Trooper Lina J. Veillon, a member of the Louisiana State Police who for 31 years has had extensive experience in the operation of motorcycles, was qualified and testified as an expert on those machines. He stated that he is thoroughly familiar with the type of motorcycle which plaintiff was operating when this accident occurred, and that the distance required for bringing a motorcycle of that type to a stop on a highway is not any greater than that required for bringing an automobile to a stop. In view of the length of the skid marks left by plaintiff's motorcycle and the distance which it traveled after the brakes were first applied, Trooper Veillon estimated that the motorcycle must have been traveling at a speed of about 70 to 75 miles per hour when the brakes were applied just prior to entering the intersection.
The defendant introduced in evidence, without objection, a copy of the stopping distance chart which is found at 14 Tulane Law Review 503. According to that chart an automobile traveling at a speed of 40 miles per hour requires a net braking distance of 62.7 feet under excellent conditions, or 88.8 feet under average conditions, in order for it to be brought to a stop. The expert evidence indicates that a motorcycle does not require any greater braking distance than does an automobile.
Miss Buller's testimony that she was traveling at a speed of about 20 miles per hour when the collision occurred is uncontradicted, and we conclude that she was traveling at that speed when her car was struck by plaintiff's motorcycle. It is apparent, therefore, that plaintiff's motorcycle was traveling at a speed of more than 20 miles per hour at the time the collision occurred, since it overtook and struck the automobile in the rear while the car was traveling away from it at that speed.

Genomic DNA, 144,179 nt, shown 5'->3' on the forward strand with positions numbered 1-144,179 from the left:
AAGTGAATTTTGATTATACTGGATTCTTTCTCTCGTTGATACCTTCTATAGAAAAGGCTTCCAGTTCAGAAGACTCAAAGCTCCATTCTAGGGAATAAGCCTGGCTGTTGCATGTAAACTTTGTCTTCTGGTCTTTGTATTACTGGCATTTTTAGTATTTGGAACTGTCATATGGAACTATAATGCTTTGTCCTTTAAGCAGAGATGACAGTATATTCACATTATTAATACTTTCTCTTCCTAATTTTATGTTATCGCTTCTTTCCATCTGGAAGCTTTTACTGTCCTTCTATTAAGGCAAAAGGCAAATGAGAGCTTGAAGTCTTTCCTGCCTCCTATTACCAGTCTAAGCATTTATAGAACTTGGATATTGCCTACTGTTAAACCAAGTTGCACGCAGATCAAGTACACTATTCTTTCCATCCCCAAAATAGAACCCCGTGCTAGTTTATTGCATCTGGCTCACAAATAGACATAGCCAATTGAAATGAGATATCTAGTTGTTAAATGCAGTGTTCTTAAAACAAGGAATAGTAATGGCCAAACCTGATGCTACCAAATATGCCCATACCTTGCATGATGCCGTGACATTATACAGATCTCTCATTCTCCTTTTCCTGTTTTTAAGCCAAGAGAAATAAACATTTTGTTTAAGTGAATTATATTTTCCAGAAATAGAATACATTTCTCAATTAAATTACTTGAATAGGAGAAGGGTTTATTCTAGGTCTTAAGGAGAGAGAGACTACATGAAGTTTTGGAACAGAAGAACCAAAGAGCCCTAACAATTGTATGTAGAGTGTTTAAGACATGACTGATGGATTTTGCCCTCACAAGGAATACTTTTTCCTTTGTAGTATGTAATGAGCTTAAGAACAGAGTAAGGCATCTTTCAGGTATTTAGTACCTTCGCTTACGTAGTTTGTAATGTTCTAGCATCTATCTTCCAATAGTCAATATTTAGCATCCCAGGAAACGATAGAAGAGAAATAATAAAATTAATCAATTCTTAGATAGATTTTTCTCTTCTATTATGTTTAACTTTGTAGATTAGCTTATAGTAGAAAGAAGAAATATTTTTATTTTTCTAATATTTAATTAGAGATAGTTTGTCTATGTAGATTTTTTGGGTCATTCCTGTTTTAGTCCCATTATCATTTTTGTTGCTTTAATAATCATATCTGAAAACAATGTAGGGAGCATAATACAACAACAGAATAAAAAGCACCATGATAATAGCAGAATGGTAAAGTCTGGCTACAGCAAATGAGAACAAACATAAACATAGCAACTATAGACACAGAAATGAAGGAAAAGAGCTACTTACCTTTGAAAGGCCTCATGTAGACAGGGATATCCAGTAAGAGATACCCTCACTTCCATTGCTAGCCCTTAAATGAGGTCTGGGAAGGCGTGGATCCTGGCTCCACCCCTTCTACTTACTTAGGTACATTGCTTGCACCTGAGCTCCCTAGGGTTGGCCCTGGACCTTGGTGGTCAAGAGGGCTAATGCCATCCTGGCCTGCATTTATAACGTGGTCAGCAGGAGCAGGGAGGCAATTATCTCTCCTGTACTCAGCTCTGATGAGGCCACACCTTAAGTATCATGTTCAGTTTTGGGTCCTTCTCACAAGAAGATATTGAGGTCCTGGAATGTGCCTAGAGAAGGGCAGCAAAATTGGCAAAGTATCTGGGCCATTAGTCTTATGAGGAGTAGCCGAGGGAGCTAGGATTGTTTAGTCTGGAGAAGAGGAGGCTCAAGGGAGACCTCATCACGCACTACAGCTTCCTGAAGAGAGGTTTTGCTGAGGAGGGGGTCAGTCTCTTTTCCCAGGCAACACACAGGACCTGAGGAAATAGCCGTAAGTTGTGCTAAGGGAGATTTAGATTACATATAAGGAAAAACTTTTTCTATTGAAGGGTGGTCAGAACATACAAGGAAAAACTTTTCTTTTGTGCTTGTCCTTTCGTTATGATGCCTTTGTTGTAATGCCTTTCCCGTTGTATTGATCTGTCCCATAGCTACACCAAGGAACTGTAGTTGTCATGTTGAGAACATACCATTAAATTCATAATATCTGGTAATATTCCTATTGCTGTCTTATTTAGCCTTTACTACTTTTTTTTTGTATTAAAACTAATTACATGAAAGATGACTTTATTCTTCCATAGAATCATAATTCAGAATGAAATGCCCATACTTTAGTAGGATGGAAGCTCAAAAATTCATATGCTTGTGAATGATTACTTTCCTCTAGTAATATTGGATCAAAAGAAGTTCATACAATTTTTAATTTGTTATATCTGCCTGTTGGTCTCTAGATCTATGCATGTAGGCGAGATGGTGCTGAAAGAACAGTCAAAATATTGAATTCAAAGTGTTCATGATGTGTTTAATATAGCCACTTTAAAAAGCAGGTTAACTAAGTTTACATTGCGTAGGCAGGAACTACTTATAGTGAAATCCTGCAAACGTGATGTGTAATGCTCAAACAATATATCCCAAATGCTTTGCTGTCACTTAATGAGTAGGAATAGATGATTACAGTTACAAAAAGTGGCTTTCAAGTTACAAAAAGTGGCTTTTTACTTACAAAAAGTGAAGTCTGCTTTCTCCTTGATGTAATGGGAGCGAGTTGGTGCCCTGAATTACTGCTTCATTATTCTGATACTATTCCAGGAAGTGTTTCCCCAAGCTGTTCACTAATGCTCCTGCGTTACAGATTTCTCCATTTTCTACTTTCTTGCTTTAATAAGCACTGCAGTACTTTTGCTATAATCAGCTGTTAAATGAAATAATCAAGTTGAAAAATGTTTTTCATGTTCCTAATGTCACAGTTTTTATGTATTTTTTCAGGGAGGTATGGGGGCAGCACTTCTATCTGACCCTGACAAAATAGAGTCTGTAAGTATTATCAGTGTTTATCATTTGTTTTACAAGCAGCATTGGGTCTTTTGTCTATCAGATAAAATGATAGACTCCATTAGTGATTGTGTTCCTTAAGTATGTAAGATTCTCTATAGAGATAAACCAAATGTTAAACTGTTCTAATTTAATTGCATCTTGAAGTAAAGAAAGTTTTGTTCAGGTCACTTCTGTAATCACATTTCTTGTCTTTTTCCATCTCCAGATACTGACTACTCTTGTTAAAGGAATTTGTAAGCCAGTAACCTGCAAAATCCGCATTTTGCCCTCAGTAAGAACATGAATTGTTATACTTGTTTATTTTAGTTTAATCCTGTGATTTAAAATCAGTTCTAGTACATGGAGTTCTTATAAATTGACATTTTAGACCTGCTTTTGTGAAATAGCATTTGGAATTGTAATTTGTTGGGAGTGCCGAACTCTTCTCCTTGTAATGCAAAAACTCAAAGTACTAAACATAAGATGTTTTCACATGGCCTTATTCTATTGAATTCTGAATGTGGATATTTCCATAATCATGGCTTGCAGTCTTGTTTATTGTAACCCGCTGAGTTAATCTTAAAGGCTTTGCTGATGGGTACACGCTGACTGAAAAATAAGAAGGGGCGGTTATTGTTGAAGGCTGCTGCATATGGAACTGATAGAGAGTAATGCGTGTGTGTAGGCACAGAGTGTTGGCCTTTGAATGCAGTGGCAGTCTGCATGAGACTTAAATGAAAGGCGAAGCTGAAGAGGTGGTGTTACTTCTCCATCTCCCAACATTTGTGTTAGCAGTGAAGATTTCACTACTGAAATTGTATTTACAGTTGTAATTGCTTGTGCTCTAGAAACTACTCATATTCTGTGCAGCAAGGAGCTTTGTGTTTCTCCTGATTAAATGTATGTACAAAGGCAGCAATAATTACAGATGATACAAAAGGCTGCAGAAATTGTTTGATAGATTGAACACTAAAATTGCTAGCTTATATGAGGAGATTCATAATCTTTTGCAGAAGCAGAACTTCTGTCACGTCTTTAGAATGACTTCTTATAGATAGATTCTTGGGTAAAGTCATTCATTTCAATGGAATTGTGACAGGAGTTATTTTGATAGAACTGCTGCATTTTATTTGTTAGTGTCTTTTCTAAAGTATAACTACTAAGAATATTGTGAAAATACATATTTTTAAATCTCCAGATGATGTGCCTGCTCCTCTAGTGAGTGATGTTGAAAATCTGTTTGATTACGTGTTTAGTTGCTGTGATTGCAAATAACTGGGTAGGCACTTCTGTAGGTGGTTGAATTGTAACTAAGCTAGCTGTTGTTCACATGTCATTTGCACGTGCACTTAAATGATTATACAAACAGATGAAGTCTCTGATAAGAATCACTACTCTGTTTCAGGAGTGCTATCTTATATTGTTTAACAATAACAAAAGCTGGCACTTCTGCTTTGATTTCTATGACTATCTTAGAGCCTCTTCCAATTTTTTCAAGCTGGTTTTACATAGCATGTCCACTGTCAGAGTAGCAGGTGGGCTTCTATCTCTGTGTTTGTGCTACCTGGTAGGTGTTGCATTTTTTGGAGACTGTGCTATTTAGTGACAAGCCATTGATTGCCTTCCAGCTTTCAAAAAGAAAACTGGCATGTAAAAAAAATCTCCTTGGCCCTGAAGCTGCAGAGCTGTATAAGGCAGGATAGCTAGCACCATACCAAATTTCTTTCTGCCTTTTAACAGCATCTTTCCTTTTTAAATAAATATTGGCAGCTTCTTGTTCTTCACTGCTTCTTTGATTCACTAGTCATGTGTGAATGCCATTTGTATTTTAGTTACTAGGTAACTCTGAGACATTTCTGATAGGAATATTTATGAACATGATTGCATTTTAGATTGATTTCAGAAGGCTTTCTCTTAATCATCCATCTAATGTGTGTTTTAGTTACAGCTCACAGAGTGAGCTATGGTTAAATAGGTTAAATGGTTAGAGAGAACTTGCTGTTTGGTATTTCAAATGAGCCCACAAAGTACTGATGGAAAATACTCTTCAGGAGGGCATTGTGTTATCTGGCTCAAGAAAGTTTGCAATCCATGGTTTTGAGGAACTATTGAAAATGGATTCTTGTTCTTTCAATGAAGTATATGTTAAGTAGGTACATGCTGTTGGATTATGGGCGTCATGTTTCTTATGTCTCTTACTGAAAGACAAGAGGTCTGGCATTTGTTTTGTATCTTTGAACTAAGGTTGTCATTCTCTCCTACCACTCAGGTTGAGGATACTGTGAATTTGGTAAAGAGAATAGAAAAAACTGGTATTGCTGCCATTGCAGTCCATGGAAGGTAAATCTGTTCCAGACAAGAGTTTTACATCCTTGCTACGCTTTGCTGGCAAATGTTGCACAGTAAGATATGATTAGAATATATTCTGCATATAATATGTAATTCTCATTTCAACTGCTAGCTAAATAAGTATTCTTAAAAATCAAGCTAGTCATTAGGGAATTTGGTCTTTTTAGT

The trial judge concluded that the sole proximate cause of the accident was Miss Buller's negligence in failing to yield the right of way to plaintiff, and in entering the intersection at a time when plaintiff was unable to avoid an accident. Although the issue of contributory negligence was not discussed in his reasons for judgment, the trial judge obviously concluded that plaintiff was free from contributory negligence since judgment was rendered in favor of plaintiff.
We agree with the trial judge that Miss Buller was negligent in proceeding into Louisiana Highway 14 in front of the oncoming motorcycle when it was unsafe for her to do so and that her negligence in that respect was a proximate cause of the accident. We, however, are unable to agree with the trial judge's apparent conclusion that plaintiff was free from contributory negligence.